might change soon.

    I'd say to get a good processor(s) and spend the $ on RAM and several large,
    fast HDDs. Running SATA on two sets of four physical HDDs, giving you the eq
    of 2 physical HDDs is a good way to start. PS will really use the extra HDD
    space for Scratch Disks and does best with separate physical HDDs, not just
    logical HDDs.

    Good hunting,
    Hunt
  6. Archived from groups: rec.photo.digital (More info?)

    In article <1104142368.444427.75140@z14g2000cwz.googlegroups.com>,
    dkaloyanov@gmail.com says...
    >
    >Since I was "hunting down" a system recently (but bought a
    >Konica-Minolta Z3 instead :D), I will brief you here:
    >
    >If you want a new PC for graphics editing - Intel with HT, get at least
    >3.0Ghz (better buy the new socket 775, so you can upgrade later with
    >the same motherboard) with at least 512RAM. My favorite is AMD, but for
    >graphics processing Intel solutions are better - Hyper Threading comes
    >in really handy.
    >

    One note here: Photoshop doesn't see HT as well as it does multiple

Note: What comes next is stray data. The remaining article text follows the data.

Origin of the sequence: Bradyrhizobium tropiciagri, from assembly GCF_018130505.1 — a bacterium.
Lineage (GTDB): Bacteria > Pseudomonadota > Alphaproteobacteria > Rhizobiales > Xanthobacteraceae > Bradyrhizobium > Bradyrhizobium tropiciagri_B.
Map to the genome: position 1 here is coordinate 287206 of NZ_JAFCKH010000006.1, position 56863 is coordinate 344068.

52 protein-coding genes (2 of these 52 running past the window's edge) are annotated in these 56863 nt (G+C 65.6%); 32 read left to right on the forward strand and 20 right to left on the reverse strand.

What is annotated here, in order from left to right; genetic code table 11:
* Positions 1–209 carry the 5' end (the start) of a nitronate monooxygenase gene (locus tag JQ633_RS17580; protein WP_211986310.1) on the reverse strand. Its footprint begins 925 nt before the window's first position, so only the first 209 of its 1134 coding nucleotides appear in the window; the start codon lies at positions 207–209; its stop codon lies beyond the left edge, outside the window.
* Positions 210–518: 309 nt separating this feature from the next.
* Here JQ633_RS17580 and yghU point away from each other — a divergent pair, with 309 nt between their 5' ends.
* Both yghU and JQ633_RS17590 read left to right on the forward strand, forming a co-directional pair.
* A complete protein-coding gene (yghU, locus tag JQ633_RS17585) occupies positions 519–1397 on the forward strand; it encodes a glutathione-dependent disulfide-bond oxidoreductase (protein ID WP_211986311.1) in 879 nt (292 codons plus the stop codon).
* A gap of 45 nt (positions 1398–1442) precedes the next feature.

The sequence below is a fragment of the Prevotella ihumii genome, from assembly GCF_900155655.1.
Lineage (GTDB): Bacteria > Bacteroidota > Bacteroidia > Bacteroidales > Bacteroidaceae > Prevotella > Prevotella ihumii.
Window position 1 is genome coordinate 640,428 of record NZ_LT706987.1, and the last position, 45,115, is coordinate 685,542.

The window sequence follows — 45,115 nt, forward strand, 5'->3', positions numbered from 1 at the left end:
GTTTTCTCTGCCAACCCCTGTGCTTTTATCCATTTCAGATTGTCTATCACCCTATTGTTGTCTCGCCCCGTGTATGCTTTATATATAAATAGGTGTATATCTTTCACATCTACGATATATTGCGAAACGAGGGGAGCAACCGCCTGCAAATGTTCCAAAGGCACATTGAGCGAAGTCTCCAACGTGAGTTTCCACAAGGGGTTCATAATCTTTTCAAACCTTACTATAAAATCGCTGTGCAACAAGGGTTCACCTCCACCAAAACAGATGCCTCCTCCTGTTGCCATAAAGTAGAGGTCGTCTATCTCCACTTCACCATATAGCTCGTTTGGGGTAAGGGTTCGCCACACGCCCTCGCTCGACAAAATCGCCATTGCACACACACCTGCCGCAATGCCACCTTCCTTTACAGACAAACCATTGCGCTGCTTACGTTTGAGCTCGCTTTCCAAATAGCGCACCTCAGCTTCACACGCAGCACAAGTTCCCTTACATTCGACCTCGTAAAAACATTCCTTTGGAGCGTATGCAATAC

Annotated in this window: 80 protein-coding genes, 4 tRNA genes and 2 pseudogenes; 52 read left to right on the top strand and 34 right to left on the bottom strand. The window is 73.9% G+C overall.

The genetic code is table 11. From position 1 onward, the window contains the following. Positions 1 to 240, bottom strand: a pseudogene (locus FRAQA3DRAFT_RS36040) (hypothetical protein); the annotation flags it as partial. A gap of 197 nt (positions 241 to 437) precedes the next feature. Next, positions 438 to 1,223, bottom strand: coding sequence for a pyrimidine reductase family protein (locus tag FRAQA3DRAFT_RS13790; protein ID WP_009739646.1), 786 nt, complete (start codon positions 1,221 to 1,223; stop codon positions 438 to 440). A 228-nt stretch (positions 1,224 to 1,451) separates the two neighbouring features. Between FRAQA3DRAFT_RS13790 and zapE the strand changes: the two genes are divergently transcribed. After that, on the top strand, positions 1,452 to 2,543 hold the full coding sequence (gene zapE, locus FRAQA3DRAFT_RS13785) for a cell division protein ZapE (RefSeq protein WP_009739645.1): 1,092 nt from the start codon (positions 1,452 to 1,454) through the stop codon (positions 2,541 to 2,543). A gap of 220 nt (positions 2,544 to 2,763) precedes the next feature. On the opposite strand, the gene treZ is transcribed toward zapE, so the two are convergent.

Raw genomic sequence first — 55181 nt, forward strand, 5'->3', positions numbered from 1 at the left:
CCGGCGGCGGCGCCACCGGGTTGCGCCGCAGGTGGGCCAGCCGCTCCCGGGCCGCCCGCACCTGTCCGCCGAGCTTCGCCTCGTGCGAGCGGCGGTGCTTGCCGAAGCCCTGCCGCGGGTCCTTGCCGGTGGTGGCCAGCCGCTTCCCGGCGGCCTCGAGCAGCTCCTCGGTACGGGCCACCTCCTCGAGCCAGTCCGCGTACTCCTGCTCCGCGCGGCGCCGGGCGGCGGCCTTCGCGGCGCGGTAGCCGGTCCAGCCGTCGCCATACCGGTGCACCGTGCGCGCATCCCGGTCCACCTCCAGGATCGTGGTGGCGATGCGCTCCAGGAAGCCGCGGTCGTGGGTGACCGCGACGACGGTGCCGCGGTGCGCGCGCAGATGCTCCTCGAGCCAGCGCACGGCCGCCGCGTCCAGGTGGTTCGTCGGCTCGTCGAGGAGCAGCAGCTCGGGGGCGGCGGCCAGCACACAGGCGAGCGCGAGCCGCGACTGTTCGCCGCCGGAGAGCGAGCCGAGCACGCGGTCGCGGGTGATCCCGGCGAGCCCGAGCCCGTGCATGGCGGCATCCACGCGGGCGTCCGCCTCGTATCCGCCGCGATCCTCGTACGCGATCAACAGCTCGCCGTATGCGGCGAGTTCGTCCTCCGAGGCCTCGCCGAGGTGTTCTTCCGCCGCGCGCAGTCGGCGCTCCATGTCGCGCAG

processors. In many instances, HT can actually slow PS. However, if you do
    work with several programs open at once, it might go unnoticed. I have it on
    my laptop with last month's hottest Intel processor & 2GB RAM, but limited
    HDD, and it runs much faster on an old dual P-III with 1.5GB RAM, no HT, but
    SCSI 360 RAID and 4 HDDs. Note - this is for Photoshop only.


    >PCI-E is double the speed of AGP8x. The funny thing is that there are
    >no cards on the market that have reached the speed of AGP8x, not to
    >mention that of PCI-E. At this point, this is just a commercial trick.
    >But if you get the new 775 socket Pentium processors, your motherboard
    >will probably come with a PCI-E slot.
    >
    >If you want to play games, get a X600 or X800(Pro even), for image
    >processing X300 will be nice - almost cheap PCI-E card, just to have